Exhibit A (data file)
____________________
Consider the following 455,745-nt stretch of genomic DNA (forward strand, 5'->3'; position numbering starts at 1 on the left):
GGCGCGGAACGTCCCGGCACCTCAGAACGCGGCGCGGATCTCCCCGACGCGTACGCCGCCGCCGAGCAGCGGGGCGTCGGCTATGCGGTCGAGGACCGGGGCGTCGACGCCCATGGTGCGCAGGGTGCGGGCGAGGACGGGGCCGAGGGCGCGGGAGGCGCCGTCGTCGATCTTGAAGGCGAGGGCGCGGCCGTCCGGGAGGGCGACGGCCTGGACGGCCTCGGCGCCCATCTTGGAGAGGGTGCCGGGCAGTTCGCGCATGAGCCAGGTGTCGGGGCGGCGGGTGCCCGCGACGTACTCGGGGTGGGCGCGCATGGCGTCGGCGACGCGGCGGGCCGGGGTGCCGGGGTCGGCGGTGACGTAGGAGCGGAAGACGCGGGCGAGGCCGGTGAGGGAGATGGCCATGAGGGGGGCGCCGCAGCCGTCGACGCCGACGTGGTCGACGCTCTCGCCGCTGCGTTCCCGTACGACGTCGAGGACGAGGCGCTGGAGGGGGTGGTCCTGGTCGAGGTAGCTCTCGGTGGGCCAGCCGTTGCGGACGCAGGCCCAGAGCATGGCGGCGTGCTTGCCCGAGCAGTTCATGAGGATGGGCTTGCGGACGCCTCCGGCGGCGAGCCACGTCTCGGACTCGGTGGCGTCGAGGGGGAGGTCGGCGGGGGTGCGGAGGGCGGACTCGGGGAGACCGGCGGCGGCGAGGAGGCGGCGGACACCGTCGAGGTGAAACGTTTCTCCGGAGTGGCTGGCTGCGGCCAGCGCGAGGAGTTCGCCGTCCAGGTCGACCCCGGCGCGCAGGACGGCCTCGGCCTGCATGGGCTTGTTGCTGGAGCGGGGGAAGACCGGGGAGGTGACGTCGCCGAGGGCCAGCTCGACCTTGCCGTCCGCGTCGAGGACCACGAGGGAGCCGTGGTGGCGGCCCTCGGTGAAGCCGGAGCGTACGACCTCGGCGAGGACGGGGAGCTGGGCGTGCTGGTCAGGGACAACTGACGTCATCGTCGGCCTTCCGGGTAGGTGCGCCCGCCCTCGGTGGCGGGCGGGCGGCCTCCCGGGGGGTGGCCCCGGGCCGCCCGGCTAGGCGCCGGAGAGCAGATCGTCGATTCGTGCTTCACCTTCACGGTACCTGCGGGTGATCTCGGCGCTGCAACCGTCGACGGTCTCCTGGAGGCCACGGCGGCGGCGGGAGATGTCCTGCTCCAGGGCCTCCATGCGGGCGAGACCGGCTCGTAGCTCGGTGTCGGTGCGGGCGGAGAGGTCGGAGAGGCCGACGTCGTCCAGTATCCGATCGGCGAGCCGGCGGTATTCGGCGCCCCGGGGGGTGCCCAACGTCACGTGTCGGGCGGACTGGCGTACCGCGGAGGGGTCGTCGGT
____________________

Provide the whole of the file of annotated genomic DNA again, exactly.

Consider the following 455,745-nt stretch of genomic DNA (forward strand, 5'->3'; position numbering starts at 1 on the left):
GGCGCGGAACGTCCCGGCACCTCAGAACGCGGCGCGGATCTCCCCGACGCGTACGCCGCCGCCGAGCAGCGGGGCGTCGGCTATGCGGTCGAGGACCGGGGCGTCGACGCCCATGGTGCGCAGGGTGCGGGCGAGGACGGGGCCGAGGGCGCGGGAGGCGCCGTCGTCGATCTTGAAGGCGAGGGCGCGGCCGTCCGGGAGGGCGACGGCCTGGACGGCCTCGGCGCCCATCTTGGAGAGGGTGCCGGGCAGTTCGCGCATGAGCCAGGTGTCGGGGCGGCGGGTGCCCGCGACGTACTCGGGGTGGGCGCGCATGGCGTCGGCGACGCGGCGGGCCGGGGTGCCGGGGTCGGCGGTGACGTAGGAGCGGAAGACGCGGGCGAGGCCGGTGAGGGAGATGGCCATGAGGGGGGCGCCGCAGCCGTCGACGCCGACGTGGTCGACGCTCTCGCCGCTGCGTTCCCGTACGACGTCGAGGACGAGGCGCTGGAGGGGGTGGTCCTGGTCGAGGTAGCTCTCGGTGGGCCAGCCGTTGCGGACGCAGGCCCAGAGCATGGCGGCGTGCTTGCCCGAGCAGTTCATGAGGATGGGCTTGCGGACGCCTCCGGCGGCGAGCCACGTCTCGGACTCGGTGGCGTCGAGGGGGAGGTCGGCGGGGGTGCGGAGGGCGGACTCGGGGAGACCGGCGGCGGCGAGGAGGCGGCGGACACCGTCGAGGTGAAACGTTTCTCCGGAGTGGCTGGCTGCGGCCAGCGCGAGGAGTTCGCCGTCCAGGTCGACCCCGGCGCGCAGGACGGCCTCGGCCTGCATGGGCTTGTTGCTGGAGCGGGGGAAGACCGGGGAGGTGACGTCGCCGAGGGCCAGCTCGACCTTGCCGTCCGCGTCGAGGACCACGAGGGAGCCGTGGTGGCGGCCCTCGGTGAAGCCGGAGCGTACGACCTCGGCGAGGACGGGGAGCTGGGCGTGCTGGTCAGGGACAACTGACGTCATCGTCGGCCTTCCGGGTAGGTGCGCCCGCCCTCGGTGGCGGGCGGGCGGCCTCCCGGGGGGTGGCCCCGGGCCGCCCGGCTAGGCGCCGGAGAGCAGATCGTCGATTCGTGCTTCACCTTCACGGTACCTGCGGGTGATCTCGGCGCTGCAACCGTCGACGGTCTCCTGGAGGCCACGGCGGCGGCGGGAGATGTCCTGCTCCAGGGCCTCCATGCGGGCGAGACCGGCTCGTAGCTCGGTGTCGGTGCGGGCGGAGAGGTCGGAGAGGCCGACGTCGTCCAGTATCCGATCGGCGAGCCGGCGGTATTCGGCGCCCCGGGGGGTGCCCAACGTCACGTGTCGGGCGGACTGGCGTACCGCGGAGGGGTCGTCGGT